New to this, questions about sleep

Since I started the program I feel like a I need a crowbar to pry myself out of bed in the morning. I have never been much of a morning person but this is a noticeable shift. I have been getting the same amount of sleep but do I need to plan for more sleep while doing this stuff? Is there an adjustment period?

Background: I am 48 (49 next month). I am relatively new to cycling altogether having started 3 years ago to lose weight. I have improved my diet as well. I am completely new to structured cycling training.


I don’t mean to be dismissive, but if you feel like you need more sleep then get more sleep. Everyone has different experiences and there is no one-size-fits-all approach to a lot of issues like sleep

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How much is Same Amount?

When I am training hard, I need more sleep than when I am in the off season. 9 hours is what I need per night during hard training, easy life periods. Hard training, hard life and I need more (but get less).

As @onemanpeloton said - if you need more sleep, then get more sleep.

I also feel like I need more sleep when training. It’s not always possible to squeeze in a few more hours at night, but I found naps during the day pretty helpful. Instead of going out to eat on my lunch break at work, I nap instead. In order to accomplish this I pack my lunch and eat it while I’m actually “working” to take advantage of the full break hour. I can fall asleep anywhere, so I can usually net a good 30-45 minutes of nap-time.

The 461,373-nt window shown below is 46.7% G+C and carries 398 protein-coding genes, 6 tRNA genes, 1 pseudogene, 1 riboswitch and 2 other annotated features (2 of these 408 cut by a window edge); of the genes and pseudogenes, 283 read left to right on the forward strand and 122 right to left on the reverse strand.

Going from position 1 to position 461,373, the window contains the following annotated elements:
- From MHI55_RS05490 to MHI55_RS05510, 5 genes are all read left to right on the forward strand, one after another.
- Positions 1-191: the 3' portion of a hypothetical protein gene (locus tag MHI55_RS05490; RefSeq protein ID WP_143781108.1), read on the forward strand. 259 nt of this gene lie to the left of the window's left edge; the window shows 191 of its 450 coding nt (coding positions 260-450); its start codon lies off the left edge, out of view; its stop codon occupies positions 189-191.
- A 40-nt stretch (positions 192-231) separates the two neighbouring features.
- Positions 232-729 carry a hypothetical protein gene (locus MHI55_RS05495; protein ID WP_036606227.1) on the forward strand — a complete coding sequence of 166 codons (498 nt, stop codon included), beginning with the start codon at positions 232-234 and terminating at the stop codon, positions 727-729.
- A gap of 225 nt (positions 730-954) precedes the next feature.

My second point is to try and maximize sleep hygiene to get the best night sleep possible.
Things I’ve done:

  • Avoid any stimulants too close to bed, so no caffeine for me past 2pm or so.
  • Late workouts tend to make it difficult for me to fall asleep, so I try to do them earlier in the day.
  • I try and avoid any electronics 1-2 hours before bed. And if I do need to use my cellphone, I have the night mode blue light filter set to automatically engage with sunset.
  • I keep my bedroom cool
  • I “try” to limit alcohol in the evenings
  • I try and avoid heavy meals in the evening
  • I use a watch to track my sleep. While this doesn’t help me sleep better, tracking my sleep holds me accountable and keeps me mindful that I need to prioritize my sleep (and recovery). It’s like seeing yellow or red on your training peaks calendar, or uploading a half completed TR workout to Strava. It hurts!

That is good advice. Thanks. I just could not believe how much more tired I was feeling. Adding a lot of sleep is difficult with my schedule, but I might be able to throw a few naps in over the week.

I go to bed early and never set an alarm so get a pretty good indication of how much sleep I need.

By the end of the 3 weeks i had off training I was waking up naturally after 7ish hours.

coming to the end of my first 5 week block I now wake up naturally after 8-9 hours.

So yes, lots more sleep needed.

Apologies to resurrect/derail, but this is sort of linked…

I’ve been sleeping badly for about 3 weeks having started TR about 8 weeks ago. It sort of correlates with when fatigue started to catch up with my legs - I also got ill.